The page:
It is verboten to utter his name, but a lawsuit and possible declassification of NSA documents could get to the bottom of the Seth Rich controversy, says Ray McGovern.
By Ray McGovern
Special to Consortium News
It is shaping up to be a significant challenge to the main premise of the shaky syllogism that ends with “Russia did it.”
If you’re new to this website, grab onto something, as the following may come as something of a shock. Not only has there never been any credible evidence to support the claim of Russian cyber interference, there has always been a simple alternative explanation that involves no “hacking” at all — by Russia or anyone else.
As most Consortium News habitués are aware, Veteran Intelligence Professionals for Sanity (which includes two former NSA technical directors), working with independent forensic investigators, concluded two years ago that what “everyone knows to be Russian hacking of the Democratic National Committee” actually involved an insider with physical access to DNC computers copying the emails onto an external storage device — such as a thumb drive. In other words, it was a leak, not a hack.
VIPS based its conclusion on the principles of physics applied to metadata and other empirical information susceptible of forensic analysis.
But if a leak, not a hack, who was the DNC insider-leaker? In the absence of hard evidence, VIPS refuses “best-guess”-type “assessments” — the kind favored by the “handpicked analysts” who drafted the evidence-impoverished, so-called Intelligence Community Assessment of Jan. 6, 2017.
Simply letting the name “Seth Rich” pass your lips can condemn you to the leper colony built by the Washington Establishment for “conspiracy theorists,” (the term regularly applied to someone determined to seek tangible evidence, and who is open to alternatives to “Russia-did-it.”)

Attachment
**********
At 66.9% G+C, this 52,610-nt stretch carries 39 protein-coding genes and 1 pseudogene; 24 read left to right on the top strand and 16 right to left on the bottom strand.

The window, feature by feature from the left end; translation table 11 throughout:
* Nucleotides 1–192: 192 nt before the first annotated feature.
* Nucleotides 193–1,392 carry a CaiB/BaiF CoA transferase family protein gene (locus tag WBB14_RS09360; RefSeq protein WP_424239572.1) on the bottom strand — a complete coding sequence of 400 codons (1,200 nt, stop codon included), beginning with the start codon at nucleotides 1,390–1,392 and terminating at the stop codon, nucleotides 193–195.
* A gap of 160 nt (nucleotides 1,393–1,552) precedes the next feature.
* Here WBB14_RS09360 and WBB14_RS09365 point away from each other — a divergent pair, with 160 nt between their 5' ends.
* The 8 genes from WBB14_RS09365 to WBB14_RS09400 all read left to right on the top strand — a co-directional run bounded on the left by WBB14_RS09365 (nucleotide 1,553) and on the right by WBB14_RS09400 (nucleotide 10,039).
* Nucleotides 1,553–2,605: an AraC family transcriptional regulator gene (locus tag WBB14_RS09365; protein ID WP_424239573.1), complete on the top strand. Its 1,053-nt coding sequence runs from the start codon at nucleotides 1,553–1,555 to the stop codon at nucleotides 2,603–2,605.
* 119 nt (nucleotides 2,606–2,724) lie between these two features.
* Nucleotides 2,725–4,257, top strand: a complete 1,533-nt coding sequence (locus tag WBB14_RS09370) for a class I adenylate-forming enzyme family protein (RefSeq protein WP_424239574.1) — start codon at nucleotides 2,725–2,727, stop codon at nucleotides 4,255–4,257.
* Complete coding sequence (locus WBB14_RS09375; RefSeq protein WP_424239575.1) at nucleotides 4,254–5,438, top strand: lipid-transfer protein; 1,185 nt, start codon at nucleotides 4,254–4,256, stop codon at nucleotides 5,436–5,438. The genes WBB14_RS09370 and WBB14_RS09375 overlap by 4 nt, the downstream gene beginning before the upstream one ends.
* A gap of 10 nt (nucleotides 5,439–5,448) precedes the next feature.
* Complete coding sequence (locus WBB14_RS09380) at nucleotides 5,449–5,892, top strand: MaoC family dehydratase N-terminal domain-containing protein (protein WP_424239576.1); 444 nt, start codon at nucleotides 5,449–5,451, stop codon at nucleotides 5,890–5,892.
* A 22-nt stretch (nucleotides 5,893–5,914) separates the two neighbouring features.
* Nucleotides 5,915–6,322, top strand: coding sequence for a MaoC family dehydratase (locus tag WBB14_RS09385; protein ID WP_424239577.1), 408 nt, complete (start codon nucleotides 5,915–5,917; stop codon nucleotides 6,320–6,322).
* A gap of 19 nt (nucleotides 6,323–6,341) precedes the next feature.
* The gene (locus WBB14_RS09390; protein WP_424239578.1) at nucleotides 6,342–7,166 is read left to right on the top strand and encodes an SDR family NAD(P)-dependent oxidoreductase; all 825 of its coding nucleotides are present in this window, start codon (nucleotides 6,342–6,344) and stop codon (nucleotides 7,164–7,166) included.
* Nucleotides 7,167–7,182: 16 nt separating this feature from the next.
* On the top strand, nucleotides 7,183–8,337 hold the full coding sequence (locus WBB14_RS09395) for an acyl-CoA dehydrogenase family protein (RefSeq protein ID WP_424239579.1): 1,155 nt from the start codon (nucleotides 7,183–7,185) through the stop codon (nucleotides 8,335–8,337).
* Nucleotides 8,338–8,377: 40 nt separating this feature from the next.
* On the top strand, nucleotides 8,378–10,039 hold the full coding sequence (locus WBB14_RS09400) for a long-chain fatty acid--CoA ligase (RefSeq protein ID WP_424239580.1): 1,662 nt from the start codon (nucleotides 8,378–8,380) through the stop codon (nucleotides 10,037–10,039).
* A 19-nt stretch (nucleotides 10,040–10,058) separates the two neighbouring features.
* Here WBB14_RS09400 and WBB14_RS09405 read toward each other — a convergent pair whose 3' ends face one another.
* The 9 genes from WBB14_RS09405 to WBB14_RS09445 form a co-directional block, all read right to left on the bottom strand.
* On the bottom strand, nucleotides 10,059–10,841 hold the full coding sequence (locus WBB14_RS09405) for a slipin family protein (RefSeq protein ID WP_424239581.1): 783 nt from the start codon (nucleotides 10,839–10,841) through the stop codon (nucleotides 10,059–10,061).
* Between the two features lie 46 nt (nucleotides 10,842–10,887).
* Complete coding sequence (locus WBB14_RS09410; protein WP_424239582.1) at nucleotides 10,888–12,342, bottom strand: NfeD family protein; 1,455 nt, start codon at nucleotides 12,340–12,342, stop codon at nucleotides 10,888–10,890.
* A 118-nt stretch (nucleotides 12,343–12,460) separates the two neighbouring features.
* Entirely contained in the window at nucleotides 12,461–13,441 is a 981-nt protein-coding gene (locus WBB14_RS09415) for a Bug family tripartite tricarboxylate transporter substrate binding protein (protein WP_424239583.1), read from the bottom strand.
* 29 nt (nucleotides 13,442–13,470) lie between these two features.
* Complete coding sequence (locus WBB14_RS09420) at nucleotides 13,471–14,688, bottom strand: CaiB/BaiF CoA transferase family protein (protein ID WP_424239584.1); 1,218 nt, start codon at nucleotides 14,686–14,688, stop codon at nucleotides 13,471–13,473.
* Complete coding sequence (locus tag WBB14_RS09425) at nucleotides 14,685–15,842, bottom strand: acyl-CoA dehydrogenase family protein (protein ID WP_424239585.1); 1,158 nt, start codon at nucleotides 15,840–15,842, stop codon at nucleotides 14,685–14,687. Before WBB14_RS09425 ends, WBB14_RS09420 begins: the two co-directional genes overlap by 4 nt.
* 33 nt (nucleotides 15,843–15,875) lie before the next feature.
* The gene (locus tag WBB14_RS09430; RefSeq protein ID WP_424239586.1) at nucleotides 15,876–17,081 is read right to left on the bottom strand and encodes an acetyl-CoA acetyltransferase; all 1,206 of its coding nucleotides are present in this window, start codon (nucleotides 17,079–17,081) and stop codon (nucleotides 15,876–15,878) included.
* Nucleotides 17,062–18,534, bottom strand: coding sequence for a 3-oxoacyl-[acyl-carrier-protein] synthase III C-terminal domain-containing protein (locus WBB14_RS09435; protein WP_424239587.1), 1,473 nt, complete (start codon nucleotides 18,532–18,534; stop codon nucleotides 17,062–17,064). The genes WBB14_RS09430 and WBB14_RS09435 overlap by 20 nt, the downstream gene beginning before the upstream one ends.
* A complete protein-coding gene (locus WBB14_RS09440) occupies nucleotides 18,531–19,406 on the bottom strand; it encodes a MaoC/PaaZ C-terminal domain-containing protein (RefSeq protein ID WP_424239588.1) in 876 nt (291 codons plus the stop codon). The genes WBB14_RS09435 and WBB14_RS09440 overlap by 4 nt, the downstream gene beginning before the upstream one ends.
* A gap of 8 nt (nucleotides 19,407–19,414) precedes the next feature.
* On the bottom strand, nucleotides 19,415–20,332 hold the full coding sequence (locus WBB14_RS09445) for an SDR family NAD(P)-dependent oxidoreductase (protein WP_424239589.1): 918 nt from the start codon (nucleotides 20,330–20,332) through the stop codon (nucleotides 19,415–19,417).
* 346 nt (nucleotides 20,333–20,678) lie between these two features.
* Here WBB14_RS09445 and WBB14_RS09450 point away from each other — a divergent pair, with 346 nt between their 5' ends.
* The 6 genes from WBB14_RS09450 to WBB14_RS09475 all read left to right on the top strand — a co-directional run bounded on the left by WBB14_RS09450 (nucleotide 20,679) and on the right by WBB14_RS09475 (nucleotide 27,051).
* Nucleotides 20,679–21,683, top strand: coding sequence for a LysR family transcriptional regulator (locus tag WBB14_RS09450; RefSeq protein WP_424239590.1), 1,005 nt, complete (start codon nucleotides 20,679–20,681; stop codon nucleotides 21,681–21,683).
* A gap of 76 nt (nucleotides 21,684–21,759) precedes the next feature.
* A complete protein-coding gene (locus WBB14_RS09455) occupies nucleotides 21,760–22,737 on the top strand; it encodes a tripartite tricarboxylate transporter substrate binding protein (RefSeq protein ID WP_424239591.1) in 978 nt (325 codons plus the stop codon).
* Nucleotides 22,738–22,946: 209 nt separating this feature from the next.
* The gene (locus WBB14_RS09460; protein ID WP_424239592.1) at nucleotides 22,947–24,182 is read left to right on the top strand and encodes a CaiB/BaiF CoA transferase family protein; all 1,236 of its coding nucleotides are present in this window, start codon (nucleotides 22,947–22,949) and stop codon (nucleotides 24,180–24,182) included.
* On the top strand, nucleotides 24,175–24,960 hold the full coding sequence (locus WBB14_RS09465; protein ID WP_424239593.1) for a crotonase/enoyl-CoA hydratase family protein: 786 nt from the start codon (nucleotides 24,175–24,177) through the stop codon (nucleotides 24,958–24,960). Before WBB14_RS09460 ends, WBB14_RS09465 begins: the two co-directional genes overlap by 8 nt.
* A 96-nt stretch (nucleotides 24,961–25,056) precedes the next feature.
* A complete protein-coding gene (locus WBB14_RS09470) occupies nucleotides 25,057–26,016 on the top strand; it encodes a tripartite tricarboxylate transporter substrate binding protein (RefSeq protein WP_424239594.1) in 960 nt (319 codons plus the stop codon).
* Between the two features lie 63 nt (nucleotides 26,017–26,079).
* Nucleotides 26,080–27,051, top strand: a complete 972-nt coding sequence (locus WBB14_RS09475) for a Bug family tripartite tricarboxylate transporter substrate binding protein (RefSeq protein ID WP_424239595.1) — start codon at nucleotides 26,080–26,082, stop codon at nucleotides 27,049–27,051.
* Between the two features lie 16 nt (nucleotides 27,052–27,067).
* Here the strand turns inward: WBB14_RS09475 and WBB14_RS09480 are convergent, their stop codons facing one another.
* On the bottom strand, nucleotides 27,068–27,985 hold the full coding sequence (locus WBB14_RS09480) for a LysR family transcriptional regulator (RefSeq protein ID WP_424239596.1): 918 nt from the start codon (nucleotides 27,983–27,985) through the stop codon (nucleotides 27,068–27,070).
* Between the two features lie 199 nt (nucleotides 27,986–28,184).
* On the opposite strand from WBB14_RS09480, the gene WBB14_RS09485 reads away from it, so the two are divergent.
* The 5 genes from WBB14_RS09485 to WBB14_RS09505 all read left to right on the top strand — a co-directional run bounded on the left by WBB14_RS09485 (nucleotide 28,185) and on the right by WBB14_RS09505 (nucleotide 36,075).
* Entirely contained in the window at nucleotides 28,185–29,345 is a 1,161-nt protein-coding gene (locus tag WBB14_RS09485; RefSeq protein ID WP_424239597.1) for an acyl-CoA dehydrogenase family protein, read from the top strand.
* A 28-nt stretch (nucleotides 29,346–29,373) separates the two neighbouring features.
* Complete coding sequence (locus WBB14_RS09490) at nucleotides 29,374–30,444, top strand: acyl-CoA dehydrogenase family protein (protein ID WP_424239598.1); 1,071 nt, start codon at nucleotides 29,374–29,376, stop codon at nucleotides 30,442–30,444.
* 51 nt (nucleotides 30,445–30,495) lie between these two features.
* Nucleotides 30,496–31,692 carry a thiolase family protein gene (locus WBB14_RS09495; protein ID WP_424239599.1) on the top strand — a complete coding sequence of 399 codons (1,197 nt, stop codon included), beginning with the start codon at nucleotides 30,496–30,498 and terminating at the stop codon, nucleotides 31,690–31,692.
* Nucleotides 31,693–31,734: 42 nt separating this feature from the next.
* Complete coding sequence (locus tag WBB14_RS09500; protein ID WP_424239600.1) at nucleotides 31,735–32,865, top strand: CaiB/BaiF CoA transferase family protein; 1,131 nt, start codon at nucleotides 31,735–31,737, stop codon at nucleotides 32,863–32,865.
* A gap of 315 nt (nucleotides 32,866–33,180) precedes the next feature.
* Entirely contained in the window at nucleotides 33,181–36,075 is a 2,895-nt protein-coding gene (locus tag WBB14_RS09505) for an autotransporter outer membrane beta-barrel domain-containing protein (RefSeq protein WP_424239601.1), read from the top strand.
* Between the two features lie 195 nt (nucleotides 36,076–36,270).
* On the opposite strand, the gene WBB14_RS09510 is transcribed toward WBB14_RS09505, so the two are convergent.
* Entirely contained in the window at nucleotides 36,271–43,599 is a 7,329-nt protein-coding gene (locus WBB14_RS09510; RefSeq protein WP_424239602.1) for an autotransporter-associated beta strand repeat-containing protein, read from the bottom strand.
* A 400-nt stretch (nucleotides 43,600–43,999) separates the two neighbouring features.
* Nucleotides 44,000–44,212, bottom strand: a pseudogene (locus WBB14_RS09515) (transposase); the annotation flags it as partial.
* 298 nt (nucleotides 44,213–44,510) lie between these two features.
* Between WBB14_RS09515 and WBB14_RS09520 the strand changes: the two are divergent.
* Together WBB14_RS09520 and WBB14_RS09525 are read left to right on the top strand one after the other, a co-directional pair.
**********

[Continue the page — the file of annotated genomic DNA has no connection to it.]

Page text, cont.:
Rich was a young DNC employee who was murdered on a street in Washington, DC, on July 10, 2016. Many, including me, suspect that Rich played some role in the leaking of DNC emails to WikiLeaks. There is considerable circumstantial evidence that this may have been the case. Those who voice such suspicions, however, are, ipso facto, branded “conspiracy theorists.”
That epithet has a sordid history in the annals of U.S. intelligence. Legendary CIA Director Allen Dulles used the “brand-them-conspiracy-theorists” ploy following the assassination of President John F. Kennedy when many objected — understandably — to letting him pretty much run the Warren Commission, even though the CIA was suspected of having played a role in the murder. The “conspiracy theorist” tactic worked like a charm then, and now. Well, up until just now.
Rich Hovers Above the Courts
U.S. Courts apply far tougher standards to evidence than do the intelligence community and the pundits who loll around lazily, feeding from the intelligence PR trough. This (hardly surprising) reality was underscored when a Dallas financial adviser named Ed Butowsky sued National Public Radio and others for defaming him about the role he played in controversial stories relating to Rich.On August 7, NPR suffered a setback, when U.S. District Court Judge Amos Mazzant affirmed a lower court decision to allow Butowsky’s defamation lawsuit to proceed.
Judge Mazzant ruled that NPR had stated as “verifiable statements of fact” information that could not be verified, and that the plaintiff had been, in effect, accused of being engaged in wrongdoing without persuasive sourcing language.
Imagine! — “persuasive sourcing” required to separate fact from opinion and axes to grind! An interesting precedent to apply to the ins and outs of Russiagate. In the courts, at least, this is now beginning to happen. And NPR and others in similarly vulnerable positions are scurrying around for allies. The day after Judge Mazzant’s decision, NPR enlisted help from discredited Yahoo! News pundit Michael Isikoff (author, with David Corn, of the fiction-posing-as-fact novel Russian Roulette). NPR gave Isikoff 37 minutes on its popular Fresh Air program to spin his yarn about how the Seth Rich story got started. You guessed it; the Russians started it. No, we are not making this up.